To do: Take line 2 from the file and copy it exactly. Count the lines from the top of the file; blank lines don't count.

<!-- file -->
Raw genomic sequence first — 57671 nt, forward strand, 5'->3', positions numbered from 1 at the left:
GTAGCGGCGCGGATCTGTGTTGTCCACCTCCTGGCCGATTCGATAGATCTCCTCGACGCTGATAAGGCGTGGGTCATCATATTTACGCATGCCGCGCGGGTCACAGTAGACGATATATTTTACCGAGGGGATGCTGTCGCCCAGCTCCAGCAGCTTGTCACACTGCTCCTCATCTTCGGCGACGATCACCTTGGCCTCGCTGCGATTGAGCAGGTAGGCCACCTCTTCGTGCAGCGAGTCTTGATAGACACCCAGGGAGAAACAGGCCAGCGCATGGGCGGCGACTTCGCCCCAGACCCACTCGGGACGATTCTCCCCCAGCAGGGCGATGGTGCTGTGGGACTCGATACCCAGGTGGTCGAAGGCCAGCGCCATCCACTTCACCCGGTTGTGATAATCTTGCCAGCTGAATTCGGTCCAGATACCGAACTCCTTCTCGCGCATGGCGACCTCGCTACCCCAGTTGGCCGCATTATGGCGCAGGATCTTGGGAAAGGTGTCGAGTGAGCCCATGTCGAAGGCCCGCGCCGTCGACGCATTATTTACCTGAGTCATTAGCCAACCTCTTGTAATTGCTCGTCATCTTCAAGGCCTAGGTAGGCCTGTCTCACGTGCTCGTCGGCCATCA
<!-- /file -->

GTAGCGGCGCGGATCTGTGTTGTCCACCTCCTGGCCGATTCGATAGATCTCCTCGACGCTGATAAGGCGTGGGTCATCATATTTACGCATGCCGCGCGGGTCACAGTAGACGATATATTTTACCGAGGGGATGCTGTCGCCCAGCTCCAGCAGCTTGTCACACTGCTCCTCATCTTCGGCGACGATCACCTTGGCCTCGCTGCGATTGAGCAGGTAGGCCACCTCTTCGTGCAGCGAGTCTTGATAGACACCCAGGGAGAAACAGGCCAGCGCATGGGCGGCGACTTCGCCCCAGACCCACTCGGGACGATTCTCCCCCAGCAGGGCGATGGTGCTGTGGGACTCGATACCCAGGTGGTCGAAGGCCAGCGCCATCCACTTCACCCGGTTGTGATAATCTTGCCAGCTGAATTCGGTCCAGATACCGAACTCCTTCTCGCGCATGGCGACCTCGCTACCCCAGTTGGCCGCATTATGGCGCAGGATCTTGGGAAAGGTGTCGAGTGAGCCCATGTCGAAGGCCCGCGCCGTCGACGCATTATTTACCTGAGTCATTAGCCAACCTCTTGTAATTGCTCGTCATCTTCAAGGCCTAGGTAGGCCTGTCTCACGTGCTCGTCGGCCATCA